Thursday, June 10, 2010

What Kind of Reader Are You? (part 2)

This week's discussion: the buying of books. Who, Where, When, Why & How?

I buy books everywhere. The supermarket, the library, actual bookstores, Goodwill and The Salvation Army, the internet, Walmart, and Target. I love book sales too. If I see books for sale somewhere, you can bet I'll be checking them out. If I go somewhere new to me, I have to check out the local B&N. It doesn't matter that they are all homogenized and carbon copies of what I'm familiar with - I have to check them out. I can't wait to go back to The Strand in NYC later this year and plan to have a good long list burning a hole in my pocket. I'm addicted to trading them online and in the two years I've been trading, my book count has doubled. I'm trying to work on that.

I tend to order hardbacks online. After I let my B&N membership lapse a year plus ago, I find that it just makes more sense. I know I won't die if I don't get my hot little hands on some new hardback (it just feels that way) so I make myself wait for them. I order them from evil Amazon typically for the free shipping and cheap prices. I've been pleased with The Book Depository so far so you can be sure I'll be comparison shopping there as well. Occasionally, I will pay cover price for a hardback but it won't be at a regular chain bookstore. The other day I paid the full $25 for a gorgeous copy of Peter Pan for my nephew at an independent toy store and it was totally worth every penny.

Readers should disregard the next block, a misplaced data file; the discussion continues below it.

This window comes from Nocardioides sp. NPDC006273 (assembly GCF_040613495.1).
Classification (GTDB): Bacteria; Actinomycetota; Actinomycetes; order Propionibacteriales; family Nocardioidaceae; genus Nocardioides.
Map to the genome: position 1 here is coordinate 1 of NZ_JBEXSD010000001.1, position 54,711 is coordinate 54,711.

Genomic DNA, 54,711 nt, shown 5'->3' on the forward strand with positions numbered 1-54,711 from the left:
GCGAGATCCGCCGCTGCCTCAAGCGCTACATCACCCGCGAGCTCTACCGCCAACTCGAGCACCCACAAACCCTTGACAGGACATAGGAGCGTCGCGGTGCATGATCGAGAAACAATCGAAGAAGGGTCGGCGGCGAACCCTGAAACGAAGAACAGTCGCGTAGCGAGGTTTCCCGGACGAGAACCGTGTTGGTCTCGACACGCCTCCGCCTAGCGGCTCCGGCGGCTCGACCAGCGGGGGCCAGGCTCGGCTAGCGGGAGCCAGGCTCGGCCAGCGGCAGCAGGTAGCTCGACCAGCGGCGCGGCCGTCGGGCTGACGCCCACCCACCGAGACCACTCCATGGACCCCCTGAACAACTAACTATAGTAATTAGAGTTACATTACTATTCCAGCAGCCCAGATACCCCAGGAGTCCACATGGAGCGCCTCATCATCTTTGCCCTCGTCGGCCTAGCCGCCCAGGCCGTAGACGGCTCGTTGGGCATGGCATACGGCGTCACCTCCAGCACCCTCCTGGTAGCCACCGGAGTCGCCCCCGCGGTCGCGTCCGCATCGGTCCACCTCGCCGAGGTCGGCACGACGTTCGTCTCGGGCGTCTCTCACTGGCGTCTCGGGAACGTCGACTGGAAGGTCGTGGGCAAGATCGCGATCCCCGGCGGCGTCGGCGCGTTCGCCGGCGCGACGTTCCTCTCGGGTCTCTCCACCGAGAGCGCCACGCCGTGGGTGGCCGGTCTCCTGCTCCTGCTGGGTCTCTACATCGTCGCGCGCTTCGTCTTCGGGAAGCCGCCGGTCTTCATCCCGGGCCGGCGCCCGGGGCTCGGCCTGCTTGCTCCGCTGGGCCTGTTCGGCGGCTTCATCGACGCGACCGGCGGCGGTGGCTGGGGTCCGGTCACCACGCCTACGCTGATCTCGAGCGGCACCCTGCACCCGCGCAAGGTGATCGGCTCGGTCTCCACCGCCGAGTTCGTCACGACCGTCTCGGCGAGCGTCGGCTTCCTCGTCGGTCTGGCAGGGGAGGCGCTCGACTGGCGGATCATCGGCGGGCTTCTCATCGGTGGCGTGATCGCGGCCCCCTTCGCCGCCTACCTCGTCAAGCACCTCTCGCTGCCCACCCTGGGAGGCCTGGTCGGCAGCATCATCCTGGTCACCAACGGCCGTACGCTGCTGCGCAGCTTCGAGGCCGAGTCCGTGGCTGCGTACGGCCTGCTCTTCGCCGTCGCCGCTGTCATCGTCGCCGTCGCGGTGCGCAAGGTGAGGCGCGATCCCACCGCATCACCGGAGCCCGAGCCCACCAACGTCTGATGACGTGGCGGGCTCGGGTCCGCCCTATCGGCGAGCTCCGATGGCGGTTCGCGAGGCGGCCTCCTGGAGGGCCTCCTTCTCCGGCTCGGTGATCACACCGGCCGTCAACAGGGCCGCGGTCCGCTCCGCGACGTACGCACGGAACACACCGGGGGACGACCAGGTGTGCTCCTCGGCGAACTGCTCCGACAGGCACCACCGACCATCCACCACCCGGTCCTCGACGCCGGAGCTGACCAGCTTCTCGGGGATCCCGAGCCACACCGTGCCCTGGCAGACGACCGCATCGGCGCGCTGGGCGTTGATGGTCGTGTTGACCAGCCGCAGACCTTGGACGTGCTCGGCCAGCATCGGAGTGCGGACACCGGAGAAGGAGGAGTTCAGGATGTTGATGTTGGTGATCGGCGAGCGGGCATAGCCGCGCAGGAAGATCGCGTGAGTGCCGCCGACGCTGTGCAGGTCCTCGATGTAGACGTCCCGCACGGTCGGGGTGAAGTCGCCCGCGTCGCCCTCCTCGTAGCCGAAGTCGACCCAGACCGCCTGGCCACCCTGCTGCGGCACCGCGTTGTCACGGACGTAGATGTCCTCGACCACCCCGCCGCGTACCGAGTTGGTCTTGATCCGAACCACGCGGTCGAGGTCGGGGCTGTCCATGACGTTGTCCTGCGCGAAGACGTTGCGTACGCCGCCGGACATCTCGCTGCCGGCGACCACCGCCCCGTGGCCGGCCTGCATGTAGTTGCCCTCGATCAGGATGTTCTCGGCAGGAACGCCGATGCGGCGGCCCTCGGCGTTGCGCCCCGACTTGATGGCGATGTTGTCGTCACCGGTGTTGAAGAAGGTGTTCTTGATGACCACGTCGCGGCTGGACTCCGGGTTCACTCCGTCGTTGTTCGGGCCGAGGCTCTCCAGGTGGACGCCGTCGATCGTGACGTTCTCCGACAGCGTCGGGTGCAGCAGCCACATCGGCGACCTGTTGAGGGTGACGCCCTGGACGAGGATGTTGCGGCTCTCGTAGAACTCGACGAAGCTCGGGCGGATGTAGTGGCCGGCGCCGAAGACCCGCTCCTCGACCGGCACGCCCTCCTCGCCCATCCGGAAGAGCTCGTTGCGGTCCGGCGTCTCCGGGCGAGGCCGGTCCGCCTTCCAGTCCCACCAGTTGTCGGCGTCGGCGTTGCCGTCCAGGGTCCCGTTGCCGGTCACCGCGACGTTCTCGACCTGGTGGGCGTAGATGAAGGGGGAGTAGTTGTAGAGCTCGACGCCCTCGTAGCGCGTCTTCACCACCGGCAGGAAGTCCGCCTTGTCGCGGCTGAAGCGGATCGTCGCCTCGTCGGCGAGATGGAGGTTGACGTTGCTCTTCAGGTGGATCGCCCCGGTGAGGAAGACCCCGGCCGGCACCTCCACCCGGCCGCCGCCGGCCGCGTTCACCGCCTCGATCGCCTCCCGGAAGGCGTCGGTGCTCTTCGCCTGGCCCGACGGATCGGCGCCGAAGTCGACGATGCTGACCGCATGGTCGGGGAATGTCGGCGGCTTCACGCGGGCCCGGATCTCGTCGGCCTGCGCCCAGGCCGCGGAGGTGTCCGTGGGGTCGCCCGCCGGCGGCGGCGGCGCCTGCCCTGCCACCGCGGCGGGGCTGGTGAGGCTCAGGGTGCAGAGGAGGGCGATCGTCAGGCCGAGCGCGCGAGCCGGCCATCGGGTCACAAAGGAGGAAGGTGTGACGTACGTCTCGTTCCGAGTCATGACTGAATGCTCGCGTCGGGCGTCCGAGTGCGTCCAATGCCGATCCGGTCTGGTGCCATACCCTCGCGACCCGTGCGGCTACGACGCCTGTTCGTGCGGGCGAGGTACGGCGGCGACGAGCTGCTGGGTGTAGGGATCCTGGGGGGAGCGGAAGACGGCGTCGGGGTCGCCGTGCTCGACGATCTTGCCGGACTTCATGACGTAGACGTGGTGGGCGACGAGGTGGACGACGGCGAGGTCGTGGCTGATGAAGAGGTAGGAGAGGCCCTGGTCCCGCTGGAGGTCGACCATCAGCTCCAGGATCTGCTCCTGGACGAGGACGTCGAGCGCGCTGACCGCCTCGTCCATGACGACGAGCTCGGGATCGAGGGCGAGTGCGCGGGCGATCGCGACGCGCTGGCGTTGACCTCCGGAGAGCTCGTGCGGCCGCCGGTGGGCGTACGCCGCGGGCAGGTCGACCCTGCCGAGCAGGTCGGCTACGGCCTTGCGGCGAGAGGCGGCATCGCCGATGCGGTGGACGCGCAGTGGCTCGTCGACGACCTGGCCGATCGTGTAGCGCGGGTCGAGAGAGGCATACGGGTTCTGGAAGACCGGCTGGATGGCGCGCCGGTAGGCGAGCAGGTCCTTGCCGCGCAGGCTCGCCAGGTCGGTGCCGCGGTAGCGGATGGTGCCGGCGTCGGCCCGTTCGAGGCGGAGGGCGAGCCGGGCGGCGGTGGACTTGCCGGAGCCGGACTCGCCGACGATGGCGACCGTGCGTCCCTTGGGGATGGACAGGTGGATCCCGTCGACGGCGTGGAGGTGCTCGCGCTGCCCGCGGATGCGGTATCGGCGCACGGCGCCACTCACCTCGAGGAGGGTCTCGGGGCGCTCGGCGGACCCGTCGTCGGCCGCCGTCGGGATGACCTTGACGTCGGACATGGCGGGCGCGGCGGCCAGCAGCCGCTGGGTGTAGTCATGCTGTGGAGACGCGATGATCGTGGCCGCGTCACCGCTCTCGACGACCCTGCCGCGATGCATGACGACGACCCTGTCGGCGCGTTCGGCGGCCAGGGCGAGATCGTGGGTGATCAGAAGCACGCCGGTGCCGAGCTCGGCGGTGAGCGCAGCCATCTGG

Paperbacks are a different animal altogether. I don't usually order them online unless I can't find them locally. I'm reluctant to pay cover price for trade paperbacks; why should I pay something like double the mass media price for larger print? Granted, the covers are usually more visually appealing but I'm not buying them to look at the covers. I don't like those newer, longer versions of regular paperbacks, the ones that are several dollars more? They're supposed to be more comfortable to hold while reading but for me, it's the opposite.

Which authors do you consider to be automatic buys? I have a relatively short list of authors that I will always buy as soon as they're released (hardback and paperback) and an even shorter one that will get me in the car and on my way asap. Charlaine Harris, Ilona Andrews, Karen Chance, Meljean Brook, and Jim Butcher are in the former group. Deanna Raybourn is in the latter group. I'll even buy her new books in trade paperback size.

I don't usually buy books just to collect them. There are times, like last week when I ordered a copy of The Demon's Lexicon to keep (I got it from the library before), when I loved a book so much that I have to have my own copy and that's pretty normal. I've never been into hunting for first editions or anything like that. For me, what they look like isn't all that important as long as they're in english :)

So...How do you acquire your books?

2 comments:

The Never Fairy said...

Acquiring books, as you said, is a whenever and where-ever kind of deal. :)

and hooray for Peter Pan!

May I suggest two other books to you...
First, a continuation of Pan adventure based on Barrie's own idea for more. Despite your aversion to ordering paperbacks online, I suggest the paperback of this one. It's much cheaper for one thing, and it has a few extra pix to boot. Click!

And then, yes, another Pan story. It's a great "What if?" of Wendy following a different path. But this one insn't for kids! Click!

Hope you like them!

BELIEVE!

Jane said...

I’m very much like you Jen, getting books from various places. During the winter I tend to order my books from Amazon and the rest of the year I usually get them from garage or book sales. It doesn’t matter to me if they are brand new or well loved with many spine creases. As long as they don’t smell! Suzanne Brockmann and Nalini Singh are on my auto-buy list. It’s rare for me to hang onto a book after I’ve read it and usually pass it on to someone who I think would enjoy it or give it to our local library for their biannual book sale.